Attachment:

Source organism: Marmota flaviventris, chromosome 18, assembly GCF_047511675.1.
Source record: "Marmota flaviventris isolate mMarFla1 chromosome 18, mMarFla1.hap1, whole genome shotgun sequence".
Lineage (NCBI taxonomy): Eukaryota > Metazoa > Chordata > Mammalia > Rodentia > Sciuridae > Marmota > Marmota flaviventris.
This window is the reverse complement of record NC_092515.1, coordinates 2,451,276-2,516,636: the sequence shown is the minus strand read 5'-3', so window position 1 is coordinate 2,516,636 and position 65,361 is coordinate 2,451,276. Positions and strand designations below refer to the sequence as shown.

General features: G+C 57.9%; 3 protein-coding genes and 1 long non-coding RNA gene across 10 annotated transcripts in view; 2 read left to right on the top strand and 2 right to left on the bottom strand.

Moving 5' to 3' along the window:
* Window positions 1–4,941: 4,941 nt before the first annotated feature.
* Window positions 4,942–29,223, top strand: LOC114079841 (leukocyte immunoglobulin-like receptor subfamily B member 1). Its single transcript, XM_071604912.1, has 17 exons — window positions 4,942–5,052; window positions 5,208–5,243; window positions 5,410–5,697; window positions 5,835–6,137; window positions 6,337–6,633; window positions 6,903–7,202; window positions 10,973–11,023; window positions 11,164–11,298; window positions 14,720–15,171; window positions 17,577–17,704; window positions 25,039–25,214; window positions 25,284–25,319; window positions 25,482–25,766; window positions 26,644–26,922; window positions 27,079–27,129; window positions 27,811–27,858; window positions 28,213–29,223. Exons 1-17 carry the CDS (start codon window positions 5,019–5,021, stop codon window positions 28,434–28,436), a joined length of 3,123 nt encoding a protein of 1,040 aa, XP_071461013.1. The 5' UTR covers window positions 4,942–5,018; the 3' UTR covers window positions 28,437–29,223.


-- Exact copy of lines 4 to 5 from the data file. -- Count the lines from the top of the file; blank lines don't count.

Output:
This window is the reverse complement of record NC_092515.1, coordinates 2,451,276-2,516,636: the sequence shown is the minus strand read 5'-3', so window position 1 is coordinate 2,516,636 and position 65,361 is coordinate 2,451,276. Positions and strand designations below refer to the sequence as shown.

General features: G+C 57.9%; 3 protein-coding genes and 1 long non-coding RNA gene across 10 annotated transcripts in view; 2 read left to right on the top strand and 2 right to left on the bottom strand.